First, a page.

Themed Quiz Answers

Thanks to those who took the trouble to comment, yah boo sucks to all those that didn't. If you are afraid to offer an opinion because it might be wrong and you think that you would look stupid, forget it! An opinion, with some reasoning, even when entirely wrong, is something that we can learn from. On YouTube there is a clip where Michy, Falafel and Bob Wachtel (They don't get much stronger than this) are discussing a position. All of them get it wrong (!!) but it is still fascinating to listen to them.
Join in, don't be scared.

It's the Crawford Game and Blue leads 12-1, so no cube, Blue can't win a gammon, but White can and benefits from it quite a bit because she gets to 10 points away from winning the match, potentially two gammons and a plain game. If she only wins a single this time, she'll need three gammons.
Here's Number One again.

White could delay with 8/7/1 but this turn probably represents her best chance of uniting her stragglers with the rest of her forces. Blue can usually play for two or three more turns before he has to break the midpoint and will probably strengthen his board in the process. If he has to hit now, he still has a lot to do. It's our old friend "Pay now or pay later" and Blue's blot inboard and empty 5pt says pay now. It isn't very easy to jump the big gap between White's stragglers and the Blue midpoint, so she probably will have to do it in two rolls in any case. 16/9 is the play. I could also have just said "What Moonshadow said" as he covered all the bases effectively!

In Position 2, Blue is on roll.

I expect anybody might make the “obvious” play 0f 8/5, 8/2, but clearly best is 23/14(!). What does this achieve? The main point is to free a checker that isn’t doing anything useful. It isn’t making life difficult for White on the 23pt, in fact it is more of a target than anything. If Blue can get this checker into the game, he stands a reasonable chance of building and preserving a board that can win the game if he hits a shot. It has several other things in its favour too. It generates a double shot after 4-4, 3-1, 2-2, 2-1 and 1-1 on White’s next turn. It prevents White from making his 5pt next turn with 3-2 and 4-1, as he will have to hit. It creates the possibility that White will make a large error and choose to make the 5pt instead of hitting. It also creates an awkward 6-5, as White will have to hit and slot a point, thus leaving direct shots. All of this adds up to pressure. Even when hit, Blue will hardly be worse off than he is now and will have gained 11 pips of timing, more if he dances! 13/7, 8/5 is if anything worse than 8/5, 8/2 as it fails to make a four point board.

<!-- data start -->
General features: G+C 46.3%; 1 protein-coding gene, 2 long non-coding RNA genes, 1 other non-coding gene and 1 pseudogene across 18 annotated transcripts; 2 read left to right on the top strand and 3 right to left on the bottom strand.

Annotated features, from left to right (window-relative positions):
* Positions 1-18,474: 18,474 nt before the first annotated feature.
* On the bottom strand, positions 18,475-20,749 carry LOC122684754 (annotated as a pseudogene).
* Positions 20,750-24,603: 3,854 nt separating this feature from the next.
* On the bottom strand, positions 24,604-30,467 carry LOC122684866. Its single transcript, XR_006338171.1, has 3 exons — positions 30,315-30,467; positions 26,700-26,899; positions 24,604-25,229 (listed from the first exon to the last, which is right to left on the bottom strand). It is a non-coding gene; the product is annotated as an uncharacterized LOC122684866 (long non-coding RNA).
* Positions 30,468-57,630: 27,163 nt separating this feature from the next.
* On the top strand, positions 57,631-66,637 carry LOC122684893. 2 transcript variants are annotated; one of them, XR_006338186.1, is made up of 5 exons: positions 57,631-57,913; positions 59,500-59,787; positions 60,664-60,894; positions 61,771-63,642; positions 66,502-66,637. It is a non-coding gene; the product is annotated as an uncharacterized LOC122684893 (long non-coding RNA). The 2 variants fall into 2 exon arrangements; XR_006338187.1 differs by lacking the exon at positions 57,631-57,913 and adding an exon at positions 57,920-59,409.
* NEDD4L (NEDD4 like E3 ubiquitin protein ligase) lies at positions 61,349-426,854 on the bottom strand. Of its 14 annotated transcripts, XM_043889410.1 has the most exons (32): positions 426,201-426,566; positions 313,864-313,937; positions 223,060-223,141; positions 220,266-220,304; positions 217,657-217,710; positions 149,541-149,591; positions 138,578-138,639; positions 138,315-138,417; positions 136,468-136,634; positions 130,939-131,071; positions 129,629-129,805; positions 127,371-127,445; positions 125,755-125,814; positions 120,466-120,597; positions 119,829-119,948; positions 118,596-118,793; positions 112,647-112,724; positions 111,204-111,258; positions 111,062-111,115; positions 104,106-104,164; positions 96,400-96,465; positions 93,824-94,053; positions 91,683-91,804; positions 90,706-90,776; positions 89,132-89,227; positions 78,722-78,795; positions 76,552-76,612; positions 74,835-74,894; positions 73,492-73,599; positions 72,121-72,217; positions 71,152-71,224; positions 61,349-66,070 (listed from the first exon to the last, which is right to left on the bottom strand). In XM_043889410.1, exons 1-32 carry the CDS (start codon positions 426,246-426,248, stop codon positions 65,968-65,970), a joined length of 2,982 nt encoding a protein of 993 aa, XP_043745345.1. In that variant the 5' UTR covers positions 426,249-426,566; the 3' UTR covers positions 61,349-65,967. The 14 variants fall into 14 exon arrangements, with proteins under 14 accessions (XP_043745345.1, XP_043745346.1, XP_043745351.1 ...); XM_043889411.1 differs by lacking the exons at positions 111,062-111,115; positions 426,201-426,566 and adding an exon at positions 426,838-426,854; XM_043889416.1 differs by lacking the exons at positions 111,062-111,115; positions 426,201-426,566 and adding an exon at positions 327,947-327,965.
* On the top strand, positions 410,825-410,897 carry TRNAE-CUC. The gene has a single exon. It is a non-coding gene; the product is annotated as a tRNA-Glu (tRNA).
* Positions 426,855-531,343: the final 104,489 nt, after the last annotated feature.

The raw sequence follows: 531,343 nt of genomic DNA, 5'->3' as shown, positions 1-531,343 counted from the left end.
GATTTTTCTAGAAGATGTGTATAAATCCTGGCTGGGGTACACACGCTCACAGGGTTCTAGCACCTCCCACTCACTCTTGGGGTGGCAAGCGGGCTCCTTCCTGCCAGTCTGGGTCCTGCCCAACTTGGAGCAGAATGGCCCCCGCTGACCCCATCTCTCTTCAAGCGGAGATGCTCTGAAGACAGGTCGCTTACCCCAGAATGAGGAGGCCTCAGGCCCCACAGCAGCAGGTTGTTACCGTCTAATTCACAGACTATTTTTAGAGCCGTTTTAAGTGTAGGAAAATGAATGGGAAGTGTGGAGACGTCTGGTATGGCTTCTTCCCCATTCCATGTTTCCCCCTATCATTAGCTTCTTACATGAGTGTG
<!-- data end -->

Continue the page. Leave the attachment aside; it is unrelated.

This liberation of the odd checker from the back is the theme of this quiz and we see it again in Position 3.

Blue should avoid the obvious trap of making the 20pt, as he will generate a lot more shots by staying back now that White is ready for the bearin. However he does need to play 23/20 with the 3, ready to escape if White doesn’t make the point. As on the previous turn, Blue loses little by being hit, gains timing if he is and increases his chance of freeing a valuable checker if he isn’t. 13/11, 13/10 is a close alternate, a small mistake, but making the 20pt would be a blunder.

Lastly Position 4.

The essential part of this play is 23/22. Failing to pick up the 23pt blot loses double the number of gammons. All the plays have White winning 82% of the games here, but 23/22 keeps the gammons down to 6, all the other plays lose 12. These extra gammons come about in two ways. The first is when White points on the blot and Blue dances for a while. The second is when Blue is forced later to play a 6 from the 22pt and gets attacked and closed out.

Sensing when a blot behind the anchor is an asset and when it has become a liability is a key skill, because it comes up so often. There is no short cut, you need to think in concrete numbers. In Position 4, the only roll I can see that generates a shot for Blue is 6-5 and even that is a very mixed blessing because White will just point on the deuce point. Then Blue might dance, useless, or enter on the 22pt, reasonable but he could have moved there anyway, or 11/36 hit. Even the hit is of very questionable value as Blue will still have three checkers behind a 6 prime and most of the time White will just dance until Blue crashes.

Well, I learned a lot from close study of these positions and if you did too, that's a bonus.

I'll be back tomorrow(ish) with some more nice positions from which we can draw a lesson. Until then, enjoy the game!

Friday 8 July 2011

The Themed Quiz. Part One.

I promised you some positions from Mochy v. Melzi, an IIBGF match that I am annotating at present. Four of them, all from the same game.
Blue (Melzi) leads 12-1 to 13 and it's the Crawford game.

White (Mochy) is on roll here and has a 6-1 to play.

Diagram 1

Position ID: 2szgABaYuxswAA

In the next position (diagram 2), Blue is on roll and has a 6-3 to play.

Diagram 2

Position ID: mLs7IADazOAAFg